Anyway, just the thoughts that came up



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Faith J Totushek

posted September 10, 2008 at 7:20 am


I feel the pressure to be better and prove myself often. Sometimes i feel defensive especially when male stereotypes are asserted in an area where i have strength. (with the assumption being, i do not inherently have that ability because i am female).
I also feel that to be seen, i must be better, more skilled, more charismatic. Because unfortunately we see through the lenses we have and expect things from people because of how we see them.
In God’s these things are not real… he sees, he works, he advocates.



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Faith J Totushek

posted September 10, 2008 at 7:29 am


Re: “many women feel that being self-confident and strong is not an option because it is seen as too threatening.”
I have had experiences around this… to be assertive is redefined as controlling. Asking is redefined as telling. To self advocate can be taken as usurping. To have emotion can be taken as being hostile. I find myself having to choose words with extreme precision and to frame comments carefully. Sometimes even saying my opinion taps someone’s anxiety and my words are charged with sentiments and meanings that I do not have.
On one occasion, I remember that my words were very carefully chosen, i spoke with a kind and respectful tone and was asked why i was hostile. I felt very confused. But I think the person I was speaking with was hostile toward me and pinned it on me. (I know, I spoke carefully)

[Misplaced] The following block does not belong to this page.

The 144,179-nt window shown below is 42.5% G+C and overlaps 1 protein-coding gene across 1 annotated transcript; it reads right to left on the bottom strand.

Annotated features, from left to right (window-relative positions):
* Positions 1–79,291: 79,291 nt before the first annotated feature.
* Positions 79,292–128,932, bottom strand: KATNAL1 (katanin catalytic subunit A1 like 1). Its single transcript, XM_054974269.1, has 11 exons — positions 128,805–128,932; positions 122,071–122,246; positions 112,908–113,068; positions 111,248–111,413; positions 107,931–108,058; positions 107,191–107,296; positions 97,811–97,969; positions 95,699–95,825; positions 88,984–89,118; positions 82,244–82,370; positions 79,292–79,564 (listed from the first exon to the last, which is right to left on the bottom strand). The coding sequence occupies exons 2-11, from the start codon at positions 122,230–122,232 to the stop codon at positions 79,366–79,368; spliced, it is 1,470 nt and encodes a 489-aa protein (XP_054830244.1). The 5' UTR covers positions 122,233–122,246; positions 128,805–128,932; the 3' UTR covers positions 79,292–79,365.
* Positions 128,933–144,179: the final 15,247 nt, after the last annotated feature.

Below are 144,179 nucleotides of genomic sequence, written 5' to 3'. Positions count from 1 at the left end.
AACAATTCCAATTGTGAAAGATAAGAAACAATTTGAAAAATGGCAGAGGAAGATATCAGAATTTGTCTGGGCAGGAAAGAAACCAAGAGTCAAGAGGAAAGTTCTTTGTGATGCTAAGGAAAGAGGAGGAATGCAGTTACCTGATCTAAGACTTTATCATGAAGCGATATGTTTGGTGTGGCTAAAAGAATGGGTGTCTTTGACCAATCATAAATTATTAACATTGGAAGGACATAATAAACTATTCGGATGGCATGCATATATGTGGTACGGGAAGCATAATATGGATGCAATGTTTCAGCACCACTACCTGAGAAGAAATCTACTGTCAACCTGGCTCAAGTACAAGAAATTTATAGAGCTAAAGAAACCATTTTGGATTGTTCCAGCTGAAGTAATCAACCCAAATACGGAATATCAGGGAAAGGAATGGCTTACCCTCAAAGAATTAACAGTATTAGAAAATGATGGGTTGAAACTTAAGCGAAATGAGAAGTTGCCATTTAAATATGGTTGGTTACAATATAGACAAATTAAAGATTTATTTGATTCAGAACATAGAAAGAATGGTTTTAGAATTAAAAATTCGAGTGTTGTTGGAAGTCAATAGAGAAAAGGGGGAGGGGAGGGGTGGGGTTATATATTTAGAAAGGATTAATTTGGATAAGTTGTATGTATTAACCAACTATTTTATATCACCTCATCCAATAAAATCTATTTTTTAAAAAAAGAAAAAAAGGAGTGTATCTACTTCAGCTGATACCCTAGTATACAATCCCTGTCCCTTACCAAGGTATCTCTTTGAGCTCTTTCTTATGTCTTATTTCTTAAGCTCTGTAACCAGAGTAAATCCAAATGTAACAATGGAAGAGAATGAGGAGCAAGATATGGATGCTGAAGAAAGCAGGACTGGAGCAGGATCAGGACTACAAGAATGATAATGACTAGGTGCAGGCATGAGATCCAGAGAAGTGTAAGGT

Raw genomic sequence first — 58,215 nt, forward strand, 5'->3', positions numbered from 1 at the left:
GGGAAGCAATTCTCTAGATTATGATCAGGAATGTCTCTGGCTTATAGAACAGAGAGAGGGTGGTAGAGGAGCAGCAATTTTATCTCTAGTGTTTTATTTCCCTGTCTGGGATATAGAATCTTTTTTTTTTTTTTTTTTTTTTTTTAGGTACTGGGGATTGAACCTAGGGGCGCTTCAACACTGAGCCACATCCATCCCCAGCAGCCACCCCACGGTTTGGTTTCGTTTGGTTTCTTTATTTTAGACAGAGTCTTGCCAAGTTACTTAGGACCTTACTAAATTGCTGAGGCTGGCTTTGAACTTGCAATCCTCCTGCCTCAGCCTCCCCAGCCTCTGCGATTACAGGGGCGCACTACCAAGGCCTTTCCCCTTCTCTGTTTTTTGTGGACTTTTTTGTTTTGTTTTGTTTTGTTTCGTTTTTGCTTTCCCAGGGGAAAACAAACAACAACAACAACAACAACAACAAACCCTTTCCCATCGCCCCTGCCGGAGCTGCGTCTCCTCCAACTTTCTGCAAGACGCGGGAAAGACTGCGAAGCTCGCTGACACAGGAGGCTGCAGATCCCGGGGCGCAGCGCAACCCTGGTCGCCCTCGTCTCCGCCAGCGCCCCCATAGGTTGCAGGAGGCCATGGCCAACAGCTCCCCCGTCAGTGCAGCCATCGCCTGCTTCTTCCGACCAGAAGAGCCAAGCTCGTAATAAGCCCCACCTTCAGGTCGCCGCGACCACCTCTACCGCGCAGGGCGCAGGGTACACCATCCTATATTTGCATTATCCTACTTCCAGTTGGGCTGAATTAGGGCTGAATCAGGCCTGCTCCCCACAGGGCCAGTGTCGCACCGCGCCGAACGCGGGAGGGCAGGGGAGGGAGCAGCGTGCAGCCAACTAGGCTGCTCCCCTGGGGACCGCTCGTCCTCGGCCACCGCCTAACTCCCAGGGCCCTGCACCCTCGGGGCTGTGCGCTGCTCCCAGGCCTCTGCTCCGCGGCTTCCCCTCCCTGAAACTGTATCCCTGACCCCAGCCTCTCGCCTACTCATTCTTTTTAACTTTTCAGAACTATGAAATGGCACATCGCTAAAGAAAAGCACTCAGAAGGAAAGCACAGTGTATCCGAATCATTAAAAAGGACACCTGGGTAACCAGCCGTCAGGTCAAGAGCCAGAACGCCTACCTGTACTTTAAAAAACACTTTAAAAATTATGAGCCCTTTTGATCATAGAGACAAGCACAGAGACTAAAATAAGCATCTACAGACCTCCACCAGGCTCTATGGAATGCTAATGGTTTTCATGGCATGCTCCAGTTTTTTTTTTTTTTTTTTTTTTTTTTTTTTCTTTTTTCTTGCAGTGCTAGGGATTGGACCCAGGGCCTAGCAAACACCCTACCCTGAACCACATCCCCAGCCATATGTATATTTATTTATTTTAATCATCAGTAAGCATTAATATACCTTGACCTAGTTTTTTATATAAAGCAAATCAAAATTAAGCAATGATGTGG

Believe me, I feel the anxiety and struggle to be real because being real can be assigned motives and intentions that i do not have.



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Terri

posted September 10, 2008 at 7:36 am


I’m getting my Phd in NT and feel this way all the time. Every paper and assignment has to be perfect because I want to “prove” that a woman can do what we do just as well as, if not better than, a man. I also feel some pressure in class discussions when I disagree or have serious questions about some topic–that if I express those I will be seen as an example of a woman “going astray” and thus in some way “ruin it” for women coming after me. Does that make sense?
I am gradually trying to train myself away from this way of thinking….



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Faith J Totushek

posted September 10, 2008 at 8:05 am


re: how i deal with it.
I am in process. But currently I am at the point in which i need to sort through what i am responsible for and what i am not. I am not responsible for the anxiety that a man or male leader might have. I am responsible for my own. I am responible to say the truth in love. I am responsible to deal with my own fears and worries. I am not responsible for the motives assigned that are not true. I am responsible to do my best and trust that God is my advocate and center.